My son's first word, at almost 6 months old, was "Mama."  He didn't say it again for a while, and then it was all "Dada, dada, dada" for another while before "Mama" came back into play, but anytime he did refer to me as anything, it was "Mama" and then "Mommy."  Over the past month or two, though, he's started calling me "Jessie."  I try to teach him to say and sign "Mommy," and sometimes it works, but other times I spend what feels like forever repeating "Mommy" while he responds with "Jessie." As a stepparent, I would never ask the older kids to refer to me by a name they don't feel comfortable with, and I would never try to supplant their mother.  At the same time, this side effect of that really hurts.  I worked so hard and went through so much to be able to actually be Mommy to someone, and even while I know how and why it's happening, it still feels like that is being diluted.

(I am really glad that my husband understands how I feel and why and does what he can to reinforce "Mommy" with my son)

Sunday, April 24, 2016

Don't Step on a Crack...

The 23-month-old is in the phase where he wants to be held ALL. THE. TIME. (except when he wants to run in the street, of course)  Which sounds cute and adorable (while still mildly frustrating) right up until this weekend, when Papa Bear and I have both thrown out our backs in the past week lifting and carrying him.  Papa Bear threw his out on Tuesday when carrying the toddler reactivated an injury from a month ago, and I threw mine out for the first time ever yesterday when I took the toddler with me to WalMart to get an oil change so Papa Bear could take some medicine and rest his back.

It seemed like a great idea at the time, getting something I needed to done and helping Papa Bear get better.  And then an hour into the 3 1/2 hour wait (the last two hours of which went across all of his normal naptime), I threw my back out from the combination of the toddler wanting to be carried and wanting to throw everything out of the cart.  And then the last 45 minutes or so he was squirming on my lap screaming in the waiting area.  I had figured it would be ok because he can start his nap an hour late without problems, and I thought I'd be out of there in the two hours before it got to that point.  But then not only was he past that window, I couldn't hold him to shush him down to sleep in my arms because I was on the verge of crying (and sometimes past that verge) from the pain in my back.  And I couldn't call Papa Bear because he had taken his medicine like he was supposed to, and so he was very deeply asleep.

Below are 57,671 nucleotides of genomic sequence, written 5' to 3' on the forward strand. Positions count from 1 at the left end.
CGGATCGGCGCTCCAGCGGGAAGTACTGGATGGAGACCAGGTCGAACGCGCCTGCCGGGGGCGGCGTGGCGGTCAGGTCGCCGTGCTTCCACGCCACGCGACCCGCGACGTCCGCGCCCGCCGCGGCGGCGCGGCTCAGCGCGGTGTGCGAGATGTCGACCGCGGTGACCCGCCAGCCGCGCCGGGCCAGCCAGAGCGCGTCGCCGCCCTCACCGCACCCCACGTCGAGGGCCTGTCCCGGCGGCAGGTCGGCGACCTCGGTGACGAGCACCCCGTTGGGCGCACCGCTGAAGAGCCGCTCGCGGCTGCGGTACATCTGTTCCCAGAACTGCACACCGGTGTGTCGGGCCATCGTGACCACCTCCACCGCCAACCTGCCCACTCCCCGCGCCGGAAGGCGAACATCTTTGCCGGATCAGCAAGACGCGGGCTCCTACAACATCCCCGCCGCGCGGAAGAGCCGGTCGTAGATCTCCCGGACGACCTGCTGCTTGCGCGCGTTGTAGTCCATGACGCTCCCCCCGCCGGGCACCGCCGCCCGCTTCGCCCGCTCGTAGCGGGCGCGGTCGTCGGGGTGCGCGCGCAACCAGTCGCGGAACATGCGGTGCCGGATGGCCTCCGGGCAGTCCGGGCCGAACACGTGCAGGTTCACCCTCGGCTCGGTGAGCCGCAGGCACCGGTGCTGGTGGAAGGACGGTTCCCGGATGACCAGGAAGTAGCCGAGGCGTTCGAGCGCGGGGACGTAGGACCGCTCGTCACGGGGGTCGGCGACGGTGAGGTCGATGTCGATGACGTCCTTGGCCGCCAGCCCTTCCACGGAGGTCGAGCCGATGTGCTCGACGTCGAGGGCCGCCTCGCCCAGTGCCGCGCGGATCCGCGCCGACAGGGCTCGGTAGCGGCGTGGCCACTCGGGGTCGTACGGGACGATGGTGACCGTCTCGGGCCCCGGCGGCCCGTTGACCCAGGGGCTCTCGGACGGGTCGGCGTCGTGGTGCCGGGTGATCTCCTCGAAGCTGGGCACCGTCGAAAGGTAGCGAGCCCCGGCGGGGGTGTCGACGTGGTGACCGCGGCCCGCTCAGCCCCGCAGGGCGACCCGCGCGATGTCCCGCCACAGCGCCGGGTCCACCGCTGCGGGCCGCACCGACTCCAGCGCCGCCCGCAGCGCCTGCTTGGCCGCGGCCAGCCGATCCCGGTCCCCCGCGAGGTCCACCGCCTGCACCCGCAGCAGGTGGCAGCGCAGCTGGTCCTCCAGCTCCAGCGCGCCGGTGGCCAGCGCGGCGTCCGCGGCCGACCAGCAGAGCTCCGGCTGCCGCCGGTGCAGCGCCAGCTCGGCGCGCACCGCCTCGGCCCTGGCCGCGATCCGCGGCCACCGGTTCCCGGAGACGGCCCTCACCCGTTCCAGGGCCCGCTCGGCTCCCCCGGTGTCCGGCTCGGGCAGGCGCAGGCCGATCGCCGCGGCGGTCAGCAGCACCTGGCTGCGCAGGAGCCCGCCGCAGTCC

And of course this has to happen when I've got a lot of clients scheduled every day.  I'm thrilled to have so many clients, but it doesn't give me any opportunity to rest my back in between people or take medicine that will make me sleepy.

The best laid plans, I swear.

Monday, April 18, 2016

#MicroblogMondays: Hope Doesn't Float

Not sure what #MicroblogMondays is?Read the inaugural post which explains the idea and how you can participate too.
Hope is a cinder block.  If there is mortar and the plans are good and the ground is even and the foundation is strong, you can really build something.  If you don't have those things, hope becomes nothing more than the weight tied around your ankles, pulling you down as you try to swim and then as you try to just tread water.

Monday, April 04, 2016

#MicroblogMondays: Pools and Pools

Not sure what #MicroblogMondays is?Read the inaugural post which explains the idea and how you can participate too.

I started the day in a swimming pool in Ft. Myers, FL, enjoying swimming with Patrick and soaking in the hot tub.  I'm finishing the day in my uncle and aunt's home in Sarasota, waiting to see what will happen to my husband's basketball pools.  Villanova and UNC are tied, and the result determines whether he takes first or second in each of two pools worth several hundred dollars.  And Nova's buzzer-beater costs us around $400.  One the one hand, bite me Nova.  On the other hand, second is still worth some much-appreciated money.  And that was one hell of a game.